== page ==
Everolimus and intensive behavioral therapy in an adolescent with tuberous sclerosis complex and severe behavior.

Gipson TT, Jennett H, Wachtel L, Gregory M, Poretti A, Johnston MV - Epilepsy Behav Case Rep (2013)

Schematic diagram of the mammalian target of rapamycin (mTOR) pathway and site of action of mechanism-based treatments.
© Copyright Policy - CC BY-NC-ND
Related In: Results  -  Collection

License
Show All Figures
getmorefigures.php?uid=PMC4150649&req=5

f0010: Schematic diagram of the mammalian target of rapamycin (mTOR) pathway and site of action of mechanism-based treatments.
Mentions: Aggression, self-injury, seizures, and SEGA size were targets of treatment in this case. Aggression was decreased by behavioral intervention, lithium, and asenapine. Severe seizures were the lowest when treated with everolimus and oxcarbazepine, and the frequency increased to baseline levels when everolimus was discontinued. Everolimus and lithium, two of the treatments used in this case, are both directly involved in the underlying neurobiology of TSC. Everolimus directly inhibits abnormally elevated mTOR activity associated with mTORC1, and lithium inhibits inositol-1-phosphate, which would typically increase activity of mTORC2 (Fig. 2). Everolimus has been FDA-approved for treatment of SEGAs and renal angiomyolipomas (AMLs) in TSC; however, the effects of everolimus on behavior and seizures have not been systematically studied. In contrast, the efficacious usage of lithium in aggressive behavioral disorders has been reported for decades. Early studies of lithium's utility in manic–depressive illness concomitantly showed significant reduction of aggression in animal models [3], and the benefit of lithium in youth with severe aggression and intellectual disability quickly appeared in the literature [4,5]. Similarly, behavioral interventions have a large body of literature supporting their effectiveness in reducing problem behavior in individuals with autism spectrum disorders and intellectual disabilities [6].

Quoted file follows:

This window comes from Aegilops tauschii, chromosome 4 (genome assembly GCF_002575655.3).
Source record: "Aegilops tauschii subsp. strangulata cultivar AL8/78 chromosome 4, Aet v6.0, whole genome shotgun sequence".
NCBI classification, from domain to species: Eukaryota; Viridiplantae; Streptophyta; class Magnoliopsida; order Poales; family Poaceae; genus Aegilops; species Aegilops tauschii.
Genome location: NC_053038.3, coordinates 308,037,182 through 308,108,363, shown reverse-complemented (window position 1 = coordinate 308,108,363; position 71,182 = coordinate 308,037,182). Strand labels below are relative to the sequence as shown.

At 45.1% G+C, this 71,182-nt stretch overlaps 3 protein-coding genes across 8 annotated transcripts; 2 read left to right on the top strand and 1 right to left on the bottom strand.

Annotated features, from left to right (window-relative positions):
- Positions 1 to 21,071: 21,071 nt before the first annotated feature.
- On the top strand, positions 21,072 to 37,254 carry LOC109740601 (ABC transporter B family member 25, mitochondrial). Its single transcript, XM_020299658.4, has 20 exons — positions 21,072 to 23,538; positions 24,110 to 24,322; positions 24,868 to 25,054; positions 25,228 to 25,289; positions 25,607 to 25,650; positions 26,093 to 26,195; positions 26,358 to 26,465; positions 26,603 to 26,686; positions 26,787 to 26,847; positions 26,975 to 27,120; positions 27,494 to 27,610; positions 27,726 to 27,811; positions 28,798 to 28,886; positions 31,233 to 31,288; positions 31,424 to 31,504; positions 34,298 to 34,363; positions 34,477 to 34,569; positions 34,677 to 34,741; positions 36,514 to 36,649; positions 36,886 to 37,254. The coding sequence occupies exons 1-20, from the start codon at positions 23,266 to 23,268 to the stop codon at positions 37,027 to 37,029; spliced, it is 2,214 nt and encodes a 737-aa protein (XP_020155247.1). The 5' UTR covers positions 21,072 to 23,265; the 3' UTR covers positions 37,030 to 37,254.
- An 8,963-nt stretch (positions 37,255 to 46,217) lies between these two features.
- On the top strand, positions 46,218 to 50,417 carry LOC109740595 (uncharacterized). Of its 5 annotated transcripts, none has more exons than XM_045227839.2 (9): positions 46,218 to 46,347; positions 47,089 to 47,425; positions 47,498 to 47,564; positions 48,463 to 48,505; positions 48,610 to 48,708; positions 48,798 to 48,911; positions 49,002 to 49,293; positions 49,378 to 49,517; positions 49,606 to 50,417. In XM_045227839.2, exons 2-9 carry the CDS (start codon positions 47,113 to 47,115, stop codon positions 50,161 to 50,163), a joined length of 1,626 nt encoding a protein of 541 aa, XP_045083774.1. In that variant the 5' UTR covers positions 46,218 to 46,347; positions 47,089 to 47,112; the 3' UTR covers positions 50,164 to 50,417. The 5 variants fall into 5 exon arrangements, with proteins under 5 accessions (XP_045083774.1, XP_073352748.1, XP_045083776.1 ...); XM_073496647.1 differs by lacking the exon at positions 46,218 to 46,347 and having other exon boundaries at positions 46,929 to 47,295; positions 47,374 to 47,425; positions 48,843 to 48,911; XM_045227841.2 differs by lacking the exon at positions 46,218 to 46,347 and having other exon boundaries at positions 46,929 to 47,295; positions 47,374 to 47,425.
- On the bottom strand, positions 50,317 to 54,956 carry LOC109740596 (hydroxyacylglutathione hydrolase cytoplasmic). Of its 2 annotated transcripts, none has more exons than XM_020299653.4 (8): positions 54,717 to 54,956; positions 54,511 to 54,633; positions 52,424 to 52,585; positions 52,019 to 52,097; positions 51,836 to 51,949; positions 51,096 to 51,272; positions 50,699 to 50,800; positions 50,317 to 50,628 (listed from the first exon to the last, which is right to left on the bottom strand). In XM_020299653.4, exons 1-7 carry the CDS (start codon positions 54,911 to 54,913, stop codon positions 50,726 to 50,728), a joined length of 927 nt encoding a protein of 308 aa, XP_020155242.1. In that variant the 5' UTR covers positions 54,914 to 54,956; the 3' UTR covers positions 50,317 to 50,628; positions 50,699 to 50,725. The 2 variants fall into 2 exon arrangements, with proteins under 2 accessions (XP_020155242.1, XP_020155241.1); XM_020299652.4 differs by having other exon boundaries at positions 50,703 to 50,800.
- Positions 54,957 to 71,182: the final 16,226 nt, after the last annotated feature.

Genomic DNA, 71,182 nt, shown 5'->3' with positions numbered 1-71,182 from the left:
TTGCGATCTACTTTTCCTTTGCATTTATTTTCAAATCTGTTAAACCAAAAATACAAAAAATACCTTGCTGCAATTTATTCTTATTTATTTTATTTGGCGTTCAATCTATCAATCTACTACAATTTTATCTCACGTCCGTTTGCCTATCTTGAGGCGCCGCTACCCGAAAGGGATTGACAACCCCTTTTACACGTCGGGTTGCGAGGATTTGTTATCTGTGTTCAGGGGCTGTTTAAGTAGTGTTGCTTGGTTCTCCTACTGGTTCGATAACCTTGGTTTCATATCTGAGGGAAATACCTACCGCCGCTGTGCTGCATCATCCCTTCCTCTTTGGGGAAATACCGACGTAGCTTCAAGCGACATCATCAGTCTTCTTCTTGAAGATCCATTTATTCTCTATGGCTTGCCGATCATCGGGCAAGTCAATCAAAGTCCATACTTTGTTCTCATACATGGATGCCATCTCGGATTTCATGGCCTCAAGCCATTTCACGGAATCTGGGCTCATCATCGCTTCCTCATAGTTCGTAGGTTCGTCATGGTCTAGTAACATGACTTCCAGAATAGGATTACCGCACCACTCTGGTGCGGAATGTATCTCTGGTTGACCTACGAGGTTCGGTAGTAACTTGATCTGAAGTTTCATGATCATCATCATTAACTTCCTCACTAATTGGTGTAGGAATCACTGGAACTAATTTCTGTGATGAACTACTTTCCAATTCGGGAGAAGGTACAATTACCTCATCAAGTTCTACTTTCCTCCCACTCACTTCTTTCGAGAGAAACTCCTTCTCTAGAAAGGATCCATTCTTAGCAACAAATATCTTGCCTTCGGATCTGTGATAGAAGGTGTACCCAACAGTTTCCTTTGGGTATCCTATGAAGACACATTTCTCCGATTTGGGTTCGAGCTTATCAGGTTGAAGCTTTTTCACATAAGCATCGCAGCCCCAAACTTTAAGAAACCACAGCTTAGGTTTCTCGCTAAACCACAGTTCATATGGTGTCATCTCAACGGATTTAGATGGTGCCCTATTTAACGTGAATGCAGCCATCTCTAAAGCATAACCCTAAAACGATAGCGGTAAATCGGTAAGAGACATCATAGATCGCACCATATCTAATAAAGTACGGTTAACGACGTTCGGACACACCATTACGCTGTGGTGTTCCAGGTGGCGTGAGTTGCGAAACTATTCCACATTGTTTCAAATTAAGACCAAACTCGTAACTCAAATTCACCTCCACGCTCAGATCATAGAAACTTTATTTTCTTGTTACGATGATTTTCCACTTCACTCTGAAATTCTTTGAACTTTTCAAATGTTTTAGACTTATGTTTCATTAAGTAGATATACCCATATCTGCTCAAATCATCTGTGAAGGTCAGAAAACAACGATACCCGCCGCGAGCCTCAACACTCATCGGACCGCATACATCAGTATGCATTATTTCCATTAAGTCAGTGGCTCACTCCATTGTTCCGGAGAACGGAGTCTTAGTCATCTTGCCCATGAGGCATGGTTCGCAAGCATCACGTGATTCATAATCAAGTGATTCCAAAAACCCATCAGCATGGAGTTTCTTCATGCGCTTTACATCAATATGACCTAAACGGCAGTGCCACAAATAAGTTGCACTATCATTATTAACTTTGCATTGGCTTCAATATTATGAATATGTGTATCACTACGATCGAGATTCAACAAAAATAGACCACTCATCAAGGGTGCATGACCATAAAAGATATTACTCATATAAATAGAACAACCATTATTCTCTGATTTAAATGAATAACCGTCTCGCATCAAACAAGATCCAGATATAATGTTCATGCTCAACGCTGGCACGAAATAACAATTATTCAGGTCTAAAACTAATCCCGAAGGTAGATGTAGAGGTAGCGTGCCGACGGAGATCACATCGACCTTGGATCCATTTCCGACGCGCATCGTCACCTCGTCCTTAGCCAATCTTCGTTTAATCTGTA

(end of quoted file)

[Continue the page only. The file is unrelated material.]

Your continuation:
Bottom Line: Everolimus, an mTOR inhibitor, has been FDA-approved for subependymal giant cell astrocytomas (SEGAs) and renal angiomyolipomas in TSC.During an inpatient admission to a neurobehavioral unit, real-time measurements of behaviors and seizures were recorded.Mechanism-based treatments in the setting of an evidence-based behavioral and psychopharmacological intervention program may be a model with utility for characterization and treatment of individuals with severe behavior and TSC.

View Article: PubMed Central - PubMed

Affiliation: Tuberous Sclerosis Clinic, Kennedy Krieger Institute, Baltimore, MD, USA.

ABSTRACT

Background: Self-injury and aggression have been reported in individuals with TSC (tuberous sclerosis complex), yet few data exist about treatment. Everolimus, an mTOR inhibitor, has been FDA-approved for subependymal giant cell astrocytomas (SEGAs) and renal angiomyolipomas in TSC. However, clinical use of everolimus with direct, real-time observations of self-injury and aggression in an individual with TSC has not been reported.

Methods: During an inpatient admission to a neurobehavioral unit, real-time measurements of behaviors and seizures were recorded. An interdisciplinary team used these data to make treatment decisions and applied behavioral and pharmacological treatments, one at a time, in order to evaluate their effects.

Results: Aggression and self-injury improved with applied behavioral analysis (ABA), lithium, and asenapine. Improvements in SEGA size, facial angiofibromas, seizures, and the most stable low rates of self-injury were observed during the interval of treatment with everolimus.

Conclusion: Mechanism-based treatments in the setting of an evidence-based behavioral and psychopharmacological intervention program may be a model with utility for characterization and treatment of individuals with severe behavior and TSC.

No MeSH data available.


Related in: MedlinePlus